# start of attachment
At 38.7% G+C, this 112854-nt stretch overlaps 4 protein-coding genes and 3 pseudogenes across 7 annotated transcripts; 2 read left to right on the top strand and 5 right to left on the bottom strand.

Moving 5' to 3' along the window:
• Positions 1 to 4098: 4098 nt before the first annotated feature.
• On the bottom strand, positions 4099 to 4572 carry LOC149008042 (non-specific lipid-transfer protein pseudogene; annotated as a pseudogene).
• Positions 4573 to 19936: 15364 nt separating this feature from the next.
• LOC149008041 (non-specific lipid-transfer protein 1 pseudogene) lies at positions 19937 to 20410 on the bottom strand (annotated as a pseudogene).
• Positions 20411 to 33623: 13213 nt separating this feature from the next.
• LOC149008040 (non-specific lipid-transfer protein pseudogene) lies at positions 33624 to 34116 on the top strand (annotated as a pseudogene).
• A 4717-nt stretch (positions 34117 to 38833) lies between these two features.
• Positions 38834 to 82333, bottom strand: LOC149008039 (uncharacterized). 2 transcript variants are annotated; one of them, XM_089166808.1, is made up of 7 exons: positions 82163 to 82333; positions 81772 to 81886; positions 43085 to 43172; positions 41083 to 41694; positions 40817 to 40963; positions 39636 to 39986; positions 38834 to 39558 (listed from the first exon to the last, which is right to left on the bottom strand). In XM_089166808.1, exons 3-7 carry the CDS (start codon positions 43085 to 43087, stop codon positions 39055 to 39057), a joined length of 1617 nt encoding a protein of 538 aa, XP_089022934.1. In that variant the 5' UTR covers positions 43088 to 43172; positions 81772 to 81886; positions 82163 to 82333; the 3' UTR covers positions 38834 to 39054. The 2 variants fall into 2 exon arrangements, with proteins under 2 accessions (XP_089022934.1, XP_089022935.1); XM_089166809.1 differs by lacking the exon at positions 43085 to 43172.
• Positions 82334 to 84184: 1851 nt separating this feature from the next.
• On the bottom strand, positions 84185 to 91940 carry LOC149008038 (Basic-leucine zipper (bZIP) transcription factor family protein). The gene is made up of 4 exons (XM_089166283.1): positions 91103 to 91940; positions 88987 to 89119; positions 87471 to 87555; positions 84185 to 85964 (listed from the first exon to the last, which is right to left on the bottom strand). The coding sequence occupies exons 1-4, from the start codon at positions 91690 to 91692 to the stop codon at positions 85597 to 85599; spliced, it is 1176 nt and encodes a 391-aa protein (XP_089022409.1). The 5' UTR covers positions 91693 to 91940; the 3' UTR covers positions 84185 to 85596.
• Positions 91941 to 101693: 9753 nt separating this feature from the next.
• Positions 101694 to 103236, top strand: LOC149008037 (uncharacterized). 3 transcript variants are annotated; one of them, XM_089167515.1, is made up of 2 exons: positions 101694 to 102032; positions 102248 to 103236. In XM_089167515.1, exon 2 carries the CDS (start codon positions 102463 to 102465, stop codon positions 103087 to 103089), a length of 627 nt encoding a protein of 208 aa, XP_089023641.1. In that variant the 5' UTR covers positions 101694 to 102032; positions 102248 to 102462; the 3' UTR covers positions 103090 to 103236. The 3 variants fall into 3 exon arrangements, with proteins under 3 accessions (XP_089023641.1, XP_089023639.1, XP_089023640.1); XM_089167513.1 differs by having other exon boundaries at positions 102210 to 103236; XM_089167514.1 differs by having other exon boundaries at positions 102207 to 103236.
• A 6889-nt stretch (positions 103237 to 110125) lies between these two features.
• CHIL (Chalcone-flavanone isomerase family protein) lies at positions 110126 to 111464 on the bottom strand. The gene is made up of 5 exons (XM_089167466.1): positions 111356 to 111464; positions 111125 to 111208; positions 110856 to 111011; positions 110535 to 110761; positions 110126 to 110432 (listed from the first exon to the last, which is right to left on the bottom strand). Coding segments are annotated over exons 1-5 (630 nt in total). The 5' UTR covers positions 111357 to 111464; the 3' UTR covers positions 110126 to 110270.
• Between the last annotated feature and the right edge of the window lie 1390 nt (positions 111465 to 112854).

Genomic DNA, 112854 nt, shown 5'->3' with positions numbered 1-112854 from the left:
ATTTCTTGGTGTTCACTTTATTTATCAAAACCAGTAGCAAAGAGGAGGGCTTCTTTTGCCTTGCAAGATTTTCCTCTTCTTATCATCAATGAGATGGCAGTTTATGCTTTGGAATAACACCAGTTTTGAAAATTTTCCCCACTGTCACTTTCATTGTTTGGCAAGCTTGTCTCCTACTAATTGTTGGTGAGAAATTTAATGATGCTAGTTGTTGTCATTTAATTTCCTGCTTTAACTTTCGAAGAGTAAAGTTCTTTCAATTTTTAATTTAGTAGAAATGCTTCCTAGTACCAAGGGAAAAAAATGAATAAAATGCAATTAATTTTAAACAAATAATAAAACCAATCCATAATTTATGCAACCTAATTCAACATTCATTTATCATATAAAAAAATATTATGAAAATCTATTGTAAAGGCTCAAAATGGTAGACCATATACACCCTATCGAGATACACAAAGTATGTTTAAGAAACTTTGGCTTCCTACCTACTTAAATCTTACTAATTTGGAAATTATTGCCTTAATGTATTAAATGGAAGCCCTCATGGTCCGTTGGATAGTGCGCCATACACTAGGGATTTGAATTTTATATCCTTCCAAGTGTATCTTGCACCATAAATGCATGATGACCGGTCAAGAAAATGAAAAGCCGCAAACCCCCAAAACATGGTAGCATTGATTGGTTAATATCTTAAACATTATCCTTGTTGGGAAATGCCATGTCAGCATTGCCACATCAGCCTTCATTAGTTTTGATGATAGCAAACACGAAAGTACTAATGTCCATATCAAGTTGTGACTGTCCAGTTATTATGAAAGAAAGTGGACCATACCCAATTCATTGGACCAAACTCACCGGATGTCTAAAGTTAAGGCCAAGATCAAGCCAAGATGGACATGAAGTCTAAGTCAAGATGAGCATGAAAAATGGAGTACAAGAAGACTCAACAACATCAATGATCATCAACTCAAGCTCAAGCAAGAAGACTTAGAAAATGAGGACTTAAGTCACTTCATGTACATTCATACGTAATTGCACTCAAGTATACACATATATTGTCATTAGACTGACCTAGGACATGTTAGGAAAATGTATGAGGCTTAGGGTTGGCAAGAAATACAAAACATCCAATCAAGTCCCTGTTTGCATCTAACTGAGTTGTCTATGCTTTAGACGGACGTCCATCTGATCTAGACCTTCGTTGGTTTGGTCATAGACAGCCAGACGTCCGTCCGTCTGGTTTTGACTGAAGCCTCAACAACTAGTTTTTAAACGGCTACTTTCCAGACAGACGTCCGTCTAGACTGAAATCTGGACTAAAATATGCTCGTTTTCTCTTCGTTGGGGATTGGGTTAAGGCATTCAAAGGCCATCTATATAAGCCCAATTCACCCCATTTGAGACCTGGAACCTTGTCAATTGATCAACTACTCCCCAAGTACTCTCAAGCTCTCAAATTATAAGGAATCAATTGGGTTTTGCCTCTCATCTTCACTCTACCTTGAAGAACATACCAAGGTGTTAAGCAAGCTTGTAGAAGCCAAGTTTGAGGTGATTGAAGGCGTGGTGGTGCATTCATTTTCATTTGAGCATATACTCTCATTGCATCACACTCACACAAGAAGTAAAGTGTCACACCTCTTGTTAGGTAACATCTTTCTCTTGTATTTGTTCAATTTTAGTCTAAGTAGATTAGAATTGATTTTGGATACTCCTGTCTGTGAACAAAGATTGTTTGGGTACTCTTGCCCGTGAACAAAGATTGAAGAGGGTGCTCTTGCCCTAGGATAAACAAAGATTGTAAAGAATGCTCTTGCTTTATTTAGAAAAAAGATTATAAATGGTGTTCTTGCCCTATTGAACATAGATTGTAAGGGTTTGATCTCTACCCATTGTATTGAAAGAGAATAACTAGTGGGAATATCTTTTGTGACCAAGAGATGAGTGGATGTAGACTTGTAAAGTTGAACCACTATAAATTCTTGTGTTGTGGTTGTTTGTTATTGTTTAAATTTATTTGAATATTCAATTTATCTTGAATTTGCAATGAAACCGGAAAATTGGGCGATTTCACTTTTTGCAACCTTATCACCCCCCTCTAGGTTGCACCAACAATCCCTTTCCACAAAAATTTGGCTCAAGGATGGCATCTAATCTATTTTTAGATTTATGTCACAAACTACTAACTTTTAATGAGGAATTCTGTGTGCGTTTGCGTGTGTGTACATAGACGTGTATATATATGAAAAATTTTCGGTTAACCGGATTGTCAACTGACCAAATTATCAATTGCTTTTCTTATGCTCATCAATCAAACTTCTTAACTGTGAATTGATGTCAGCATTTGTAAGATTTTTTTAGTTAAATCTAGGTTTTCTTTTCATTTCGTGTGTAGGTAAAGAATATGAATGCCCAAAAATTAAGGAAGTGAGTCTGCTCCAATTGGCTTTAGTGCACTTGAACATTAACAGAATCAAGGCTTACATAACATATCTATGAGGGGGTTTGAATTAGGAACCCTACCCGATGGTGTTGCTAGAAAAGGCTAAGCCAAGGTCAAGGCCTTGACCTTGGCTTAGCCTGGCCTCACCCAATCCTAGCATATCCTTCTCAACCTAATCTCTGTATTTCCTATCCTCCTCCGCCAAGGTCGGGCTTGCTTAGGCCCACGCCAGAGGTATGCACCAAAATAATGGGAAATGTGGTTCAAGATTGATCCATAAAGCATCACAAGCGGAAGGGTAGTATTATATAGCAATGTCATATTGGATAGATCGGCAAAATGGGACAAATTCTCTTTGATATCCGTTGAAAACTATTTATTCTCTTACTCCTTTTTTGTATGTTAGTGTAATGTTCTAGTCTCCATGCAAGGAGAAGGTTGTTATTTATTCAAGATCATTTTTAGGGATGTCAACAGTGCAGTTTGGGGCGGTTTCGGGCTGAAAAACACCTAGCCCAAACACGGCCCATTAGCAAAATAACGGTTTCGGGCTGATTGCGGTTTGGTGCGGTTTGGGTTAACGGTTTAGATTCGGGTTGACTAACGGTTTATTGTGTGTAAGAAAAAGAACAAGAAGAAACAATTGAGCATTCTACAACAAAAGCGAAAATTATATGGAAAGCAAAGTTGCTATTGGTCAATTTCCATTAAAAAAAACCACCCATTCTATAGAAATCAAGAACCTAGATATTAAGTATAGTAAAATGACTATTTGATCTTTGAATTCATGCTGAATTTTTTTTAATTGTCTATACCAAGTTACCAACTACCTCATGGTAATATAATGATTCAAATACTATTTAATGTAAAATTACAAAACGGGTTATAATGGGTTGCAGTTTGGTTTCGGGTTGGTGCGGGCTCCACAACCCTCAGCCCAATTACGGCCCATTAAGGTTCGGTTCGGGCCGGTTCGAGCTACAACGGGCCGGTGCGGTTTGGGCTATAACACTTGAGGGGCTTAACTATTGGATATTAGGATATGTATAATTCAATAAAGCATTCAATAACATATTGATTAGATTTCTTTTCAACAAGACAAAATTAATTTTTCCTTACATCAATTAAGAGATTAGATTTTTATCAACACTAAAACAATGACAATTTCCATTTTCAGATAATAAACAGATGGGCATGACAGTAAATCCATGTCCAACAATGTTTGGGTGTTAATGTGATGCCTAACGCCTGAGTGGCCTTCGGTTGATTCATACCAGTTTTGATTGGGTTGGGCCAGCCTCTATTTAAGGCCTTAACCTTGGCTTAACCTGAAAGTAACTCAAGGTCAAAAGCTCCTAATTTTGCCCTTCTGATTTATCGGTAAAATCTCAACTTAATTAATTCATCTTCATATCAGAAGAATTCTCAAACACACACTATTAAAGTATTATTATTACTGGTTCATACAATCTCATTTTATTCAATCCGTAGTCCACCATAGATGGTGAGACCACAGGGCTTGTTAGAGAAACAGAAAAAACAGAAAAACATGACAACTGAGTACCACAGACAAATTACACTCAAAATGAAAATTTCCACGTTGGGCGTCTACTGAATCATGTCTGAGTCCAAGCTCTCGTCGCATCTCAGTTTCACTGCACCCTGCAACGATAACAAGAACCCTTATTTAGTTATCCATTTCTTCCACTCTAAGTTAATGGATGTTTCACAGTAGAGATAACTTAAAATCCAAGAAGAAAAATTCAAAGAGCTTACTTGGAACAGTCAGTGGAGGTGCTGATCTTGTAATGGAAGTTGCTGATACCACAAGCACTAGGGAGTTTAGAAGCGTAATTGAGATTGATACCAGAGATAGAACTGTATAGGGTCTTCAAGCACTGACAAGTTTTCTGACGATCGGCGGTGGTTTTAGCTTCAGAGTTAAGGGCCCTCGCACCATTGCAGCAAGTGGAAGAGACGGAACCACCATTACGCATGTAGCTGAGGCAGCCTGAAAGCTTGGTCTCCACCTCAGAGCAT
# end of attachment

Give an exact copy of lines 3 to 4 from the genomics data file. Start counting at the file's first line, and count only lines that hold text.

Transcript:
• Positions 1 to 4098: 4098 nt before the first annotated feature.
• On the bottom strand, positions 4099 to 4572 carry LOC149008042 (non-specific lipid-transfer protein pseudogene; annotated as a pseudogene).